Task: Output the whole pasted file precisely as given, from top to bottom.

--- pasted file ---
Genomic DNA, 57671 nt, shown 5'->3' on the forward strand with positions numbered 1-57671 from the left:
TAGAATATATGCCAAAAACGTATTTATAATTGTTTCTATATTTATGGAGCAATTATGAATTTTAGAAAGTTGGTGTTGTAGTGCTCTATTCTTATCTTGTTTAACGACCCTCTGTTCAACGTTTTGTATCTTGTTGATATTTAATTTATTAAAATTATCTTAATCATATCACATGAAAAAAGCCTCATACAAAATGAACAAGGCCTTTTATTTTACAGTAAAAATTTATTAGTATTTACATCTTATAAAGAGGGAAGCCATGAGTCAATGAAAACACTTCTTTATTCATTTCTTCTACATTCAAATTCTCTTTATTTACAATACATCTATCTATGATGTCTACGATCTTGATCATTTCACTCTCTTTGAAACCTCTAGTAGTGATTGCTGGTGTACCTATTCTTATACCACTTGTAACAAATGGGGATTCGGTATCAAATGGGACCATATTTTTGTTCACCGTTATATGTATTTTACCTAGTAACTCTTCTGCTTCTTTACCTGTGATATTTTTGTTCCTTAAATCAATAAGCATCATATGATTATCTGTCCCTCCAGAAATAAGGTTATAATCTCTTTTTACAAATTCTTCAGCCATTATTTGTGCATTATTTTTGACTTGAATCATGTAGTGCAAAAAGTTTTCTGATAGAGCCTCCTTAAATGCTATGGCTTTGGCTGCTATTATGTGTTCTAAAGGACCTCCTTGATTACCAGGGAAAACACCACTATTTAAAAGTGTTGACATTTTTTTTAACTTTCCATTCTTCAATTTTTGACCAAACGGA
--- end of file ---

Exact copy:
Genomic DNA, 57671 nt, shown 5'->3' on the forward strand with positions numbered 1-57671 from the left:
TAGAATATATGCCAAAAACGTATTTATAATTGTTTCTATATTTATGGAGCAATTATGAATTTTAGAAAGTTGGTGTTGTAGTGCTCTATTCTTATCTTGTTTAACGACCCTCTGTTCAACGTTTTGTATCTTGTTGATATTTAATTTATTAAAATTATCTTAATCATATCACATGAAAAAAGCCTCATACAAAATGAACAAGGCCTTTTATTTTACAGTAAAAATTTATTAGTATTTACATCTTATAAAGAGGGAAGCCATGAGTCAATGAAAACACTTCTTTATTCATTTCTTCTACATTCAAATTCTCTTTATTTACAATACATCTATCTATGATGTCTACGATCTTGATCATTTCACTCTCTTTGAAACCTCTAGTAGTGATTGCTGGTGTACCTATTCTTATACCACTTGTAACAAATGGGGATTCGGTATCAAATGGGACCATATTTTTGTTCACCGTTATATGTATTTTACCTAGTAACTCTTCTGCTTCTTTACCTGTGATATTTTTGTTCCTTAAATCAATAAGCATCATATGATTATCTGTCCCTCCAGAAATAAGGTTATAATCTCTTTTTACAAATTCTTCAGCCATTATTTGTGCATTATTTTTGACTTGAATCATGTAGTGCAAAAAGTTTTCTGATAGAGCCTCCTTAAATGCTATGGCTTTGGCTGCTATTATGTGTTCTAAAGGACCTCCTTGATTACCAGGGAAAACACCACTATTTAAAAGTGTTGACATTTTTTTTAACTTTCCATTCTTCAATTTTTGACCAAACGGA